Lecture 1 english as a germanic language. The old english period
1. KYIV NATIONAL LINGUISTIC UNIVERSITYSubota S.V.
ENGLISH AS A GERMANIC
LANGUAGE. THE OLD ENGLISH
The subject of the History of the English Language.
PIE and Indo-European languages.
PG and Germanic languages.
Periodization of the History of English.
Main historical events of the OE period.
Phonetic system of Germanic languages: stress,
the system of consonants, the main changes
(Grimm’s Law, Verner’s Law, Rhotacism).
PG Vowel system. The main changes (Common
Germanic fracture, Common Germanic vowel
Specific features of Common Germanic Grammar.
3. Literature► Расторгуева
Т.А. История английского языка. –
М.: Астрель, 2005. – С. 34-71.
► Ильиш Б.А. История английского языка. – Л.:
Просвещение, 1972. – С. 5-8, 12-16, 20-43.
► Иванова И.П., Чахоян Л.П. История
английского языка. – М.: Высшая школа, 1976.
– С. 5-16, 46-53.
► Студенець Г.І. Історія англійської мови в
таблицях. - К.: КДЛУ, 1998. – Tables 10-24,26-29
4. Why should we learn the History of the English language?In studying the English language today, we are
faced with a number of irregularities which appear
to be unintelligible from the modern point of view.
get but light,
daughter know or read
cut-cut-cut, but put-put-put
book-books but man-men,
The subject of the History of the English
Language is a systematic study of the language
development from the earliest times to the present
are approximately 7000 languages
in the world. Languages can be classified
according to different principles.
The genealogical classification groups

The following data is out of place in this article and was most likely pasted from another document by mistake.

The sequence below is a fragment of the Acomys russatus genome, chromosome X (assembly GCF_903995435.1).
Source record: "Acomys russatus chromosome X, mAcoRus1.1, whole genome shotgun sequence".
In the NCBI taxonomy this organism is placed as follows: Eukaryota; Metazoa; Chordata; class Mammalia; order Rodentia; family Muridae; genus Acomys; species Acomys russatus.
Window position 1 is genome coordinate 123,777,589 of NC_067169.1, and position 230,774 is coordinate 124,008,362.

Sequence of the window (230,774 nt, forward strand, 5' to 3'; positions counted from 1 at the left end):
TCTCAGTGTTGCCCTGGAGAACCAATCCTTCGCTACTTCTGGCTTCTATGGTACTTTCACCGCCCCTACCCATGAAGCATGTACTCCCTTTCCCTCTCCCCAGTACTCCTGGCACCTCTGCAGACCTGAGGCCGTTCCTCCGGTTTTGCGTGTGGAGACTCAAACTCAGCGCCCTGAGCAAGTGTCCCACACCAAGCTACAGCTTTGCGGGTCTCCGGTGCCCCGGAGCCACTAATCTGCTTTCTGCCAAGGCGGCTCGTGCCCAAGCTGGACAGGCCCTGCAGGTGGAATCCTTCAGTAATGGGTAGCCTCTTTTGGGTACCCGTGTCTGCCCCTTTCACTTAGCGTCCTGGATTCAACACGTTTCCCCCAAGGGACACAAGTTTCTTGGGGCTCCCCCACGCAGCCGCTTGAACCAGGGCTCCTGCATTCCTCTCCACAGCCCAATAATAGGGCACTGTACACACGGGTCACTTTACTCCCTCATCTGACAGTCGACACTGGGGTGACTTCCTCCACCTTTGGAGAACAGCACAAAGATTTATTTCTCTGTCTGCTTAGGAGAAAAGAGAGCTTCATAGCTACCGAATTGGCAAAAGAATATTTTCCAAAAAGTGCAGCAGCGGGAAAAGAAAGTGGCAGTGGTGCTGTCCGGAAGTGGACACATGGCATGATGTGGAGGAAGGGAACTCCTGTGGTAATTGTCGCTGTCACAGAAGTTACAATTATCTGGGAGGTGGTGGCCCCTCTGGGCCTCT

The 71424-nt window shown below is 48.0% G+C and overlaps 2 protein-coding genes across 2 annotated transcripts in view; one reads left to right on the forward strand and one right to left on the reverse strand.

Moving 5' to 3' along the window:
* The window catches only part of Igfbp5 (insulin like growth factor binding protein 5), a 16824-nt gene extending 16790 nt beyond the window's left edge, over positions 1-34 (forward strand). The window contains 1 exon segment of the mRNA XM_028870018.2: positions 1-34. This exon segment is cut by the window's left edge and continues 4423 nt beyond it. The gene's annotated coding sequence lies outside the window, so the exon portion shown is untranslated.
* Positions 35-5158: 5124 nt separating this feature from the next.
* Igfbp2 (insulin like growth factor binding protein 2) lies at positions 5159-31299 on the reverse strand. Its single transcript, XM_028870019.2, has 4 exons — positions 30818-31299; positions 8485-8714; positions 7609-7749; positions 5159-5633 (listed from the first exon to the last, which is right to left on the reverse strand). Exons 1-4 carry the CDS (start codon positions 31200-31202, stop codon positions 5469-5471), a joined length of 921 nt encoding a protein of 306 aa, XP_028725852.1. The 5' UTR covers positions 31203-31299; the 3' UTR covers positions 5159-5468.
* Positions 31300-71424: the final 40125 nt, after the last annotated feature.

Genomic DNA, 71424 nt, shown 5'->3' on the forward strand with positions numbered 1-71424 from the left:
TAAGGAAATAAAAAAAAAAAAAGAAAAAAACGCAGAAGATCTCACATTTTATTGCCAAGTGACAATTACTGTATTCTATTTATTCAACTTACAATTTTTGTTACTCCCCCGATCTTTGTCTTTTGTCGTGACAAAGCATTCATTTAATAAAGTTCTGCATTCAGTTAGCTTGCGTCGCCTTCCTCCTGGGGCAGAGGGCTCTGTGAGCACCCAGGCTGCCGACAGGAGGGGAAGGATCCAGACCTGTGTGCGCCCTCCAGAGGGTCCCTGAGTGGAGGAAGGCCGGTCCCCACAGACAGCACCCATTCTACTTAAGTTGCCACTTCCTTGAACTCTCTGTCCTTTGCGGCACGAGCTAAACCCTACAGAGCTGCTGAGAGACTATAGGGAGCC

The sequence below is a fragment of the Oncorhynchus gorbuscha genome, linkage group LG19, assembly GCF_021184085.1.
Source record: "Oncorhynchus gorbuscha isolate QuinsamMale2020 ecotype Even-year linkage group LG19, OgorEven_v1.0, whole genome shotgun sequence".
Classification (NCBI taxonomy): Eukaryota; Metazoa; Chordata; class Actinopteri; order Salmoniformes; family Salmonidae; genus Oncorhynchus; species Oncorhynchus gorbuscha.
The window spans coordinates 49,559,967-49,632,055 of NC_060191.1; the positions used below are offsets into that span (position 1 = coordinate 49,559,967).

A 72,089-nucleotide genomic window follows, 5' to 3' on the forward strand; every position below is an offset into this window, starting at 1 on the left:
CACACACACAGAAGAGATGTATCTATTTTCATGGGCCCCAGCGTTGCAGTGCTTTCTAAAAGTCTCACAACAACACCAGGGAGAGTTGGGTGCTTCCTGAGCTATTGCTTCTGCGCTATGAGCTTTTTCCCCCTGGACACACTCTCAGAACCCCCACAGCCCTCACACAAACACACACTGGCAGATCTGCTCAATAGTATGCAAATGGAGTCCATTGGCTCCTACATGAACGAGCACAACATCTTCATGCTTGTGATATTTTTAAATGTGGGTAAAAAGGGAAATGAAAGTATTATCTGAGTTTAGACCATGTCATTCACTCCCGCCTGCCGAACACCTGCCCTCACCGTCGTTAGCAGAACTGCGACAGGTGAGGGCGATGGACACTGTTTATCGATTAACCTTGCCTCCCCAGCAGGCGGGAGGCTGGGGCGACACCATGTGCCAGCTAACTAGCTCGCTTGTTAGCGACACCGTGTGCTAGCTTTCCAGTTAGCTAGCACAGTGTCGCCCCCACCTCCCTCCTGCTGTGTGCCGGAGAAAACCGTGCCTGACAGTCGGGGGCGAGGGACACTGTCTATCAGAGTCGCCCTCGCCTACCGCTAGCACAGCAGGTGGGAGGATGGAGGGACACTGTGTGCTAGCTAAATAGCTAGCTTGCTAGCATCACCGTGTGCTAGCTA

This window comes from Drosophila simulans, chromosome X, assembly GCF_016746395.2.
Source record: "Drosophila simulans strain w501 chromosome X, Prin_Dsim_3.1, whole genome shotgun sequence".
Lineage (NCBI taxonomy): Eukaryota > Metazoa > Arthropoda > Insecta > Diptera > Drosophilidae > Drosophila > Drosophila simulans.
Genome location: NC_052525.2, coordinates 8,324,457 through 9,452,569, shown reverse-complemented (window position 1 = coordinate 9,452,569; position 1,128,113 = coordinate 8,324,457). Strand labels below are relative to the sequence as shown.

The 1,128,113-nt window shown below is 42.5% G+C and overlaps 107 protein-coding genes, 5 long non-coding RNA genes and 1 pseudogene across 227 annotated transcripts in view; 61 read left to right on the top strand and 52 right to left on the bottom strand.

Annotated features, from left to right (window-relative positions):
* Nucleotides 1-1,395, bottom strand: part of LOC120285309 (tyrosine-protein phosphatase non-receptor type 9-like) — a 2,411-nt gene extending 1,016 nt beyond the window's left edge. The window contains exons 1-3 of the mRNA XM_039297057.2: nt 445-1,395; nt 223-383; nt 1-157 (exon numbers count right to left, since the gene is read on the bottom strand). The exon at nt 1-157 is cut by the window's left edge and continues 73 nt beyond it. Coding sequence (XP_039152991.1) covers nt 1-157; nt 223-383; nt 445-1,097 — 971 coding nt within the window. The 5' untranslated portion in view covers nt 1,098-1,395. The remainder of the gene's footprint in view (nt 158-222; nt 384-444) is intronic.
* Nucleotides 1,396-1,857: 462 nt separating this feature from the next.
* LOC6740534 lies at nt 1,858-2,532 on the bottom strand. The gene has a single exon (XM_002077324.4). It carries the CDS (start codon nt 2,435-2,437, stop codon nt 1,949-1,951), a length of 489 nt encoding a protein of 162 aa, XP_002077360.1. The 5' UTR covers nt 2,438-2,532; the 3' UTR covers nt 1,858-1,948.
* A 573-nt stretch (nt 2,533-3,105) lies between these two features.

languages in accordance their origin from
a common linguistic ancestor.
► Genetically, English belongs to
the Germanic group of languages, which is
one of the groups of the IE language family.
family has 12 important
branches: Indian, Iranian, Baltic,
Slavonic, Germanic, Romanic, Celtic,
Greek, Albanian, Armenian, Hettish, and
Tocharian. Thus English belongs to the
Germanic branch of Indo-European
family while Ukrainian belongs to the
Slavonic branch of the same family ,
which means that they have a common
ancestor. It is usually referred to as ProtoIndo-European (PIE). It existed
approximately 6000 years BC.
into three groups:
► North Germanic, represented only by Old
Norse, which is also called Old Icelandic;
► West Germanic, including Old High
German, Old Low German, Old Saxon,
Old English and Old Frisian;
► East Germanic group, represented by
Gothic, Burgandian and Vandalic.
The latter three languages died and are not
represented in classification of Modern
which lived on the northern coast of Western
Europe, namely the Jutes, the Frisians, the
Angles and the Saxons, crossed the channel
and began to conquer Britain. The invasion started
in 449 AD. Since this time we can speak about
the English language proper. The history of
the English language is usually subdivided into
► Old English (OE) – V (VII) – XI cc.;
► Middle English (ME) – XII – XV cc. ;
► New English (NE) – XVI c. – present day
The English scholar
Henry Sweet (1845-1912),
author of a number of works
on the English language and
on its history, proposed
the following division of
the history of English
according to the character
of vowels in unstressed
OE as the period of full
ME as the period of
leveled endings (singen),
NE as the period of lost
endings (to sing).
The linguistic boundaries between the
periods are very close to the
important social and political events
(V c. - the settlement
of the Germanic tribes,
VII c. - earliest writings,
XI c – the Norman Conquest,
XV c. the arising of
the English nation).
13. The Seven Kingdoms of the Heptarchy [ʹhepta:kı]► Germanic
formed in Britain
the Jutes formed
Kent, the Saxons –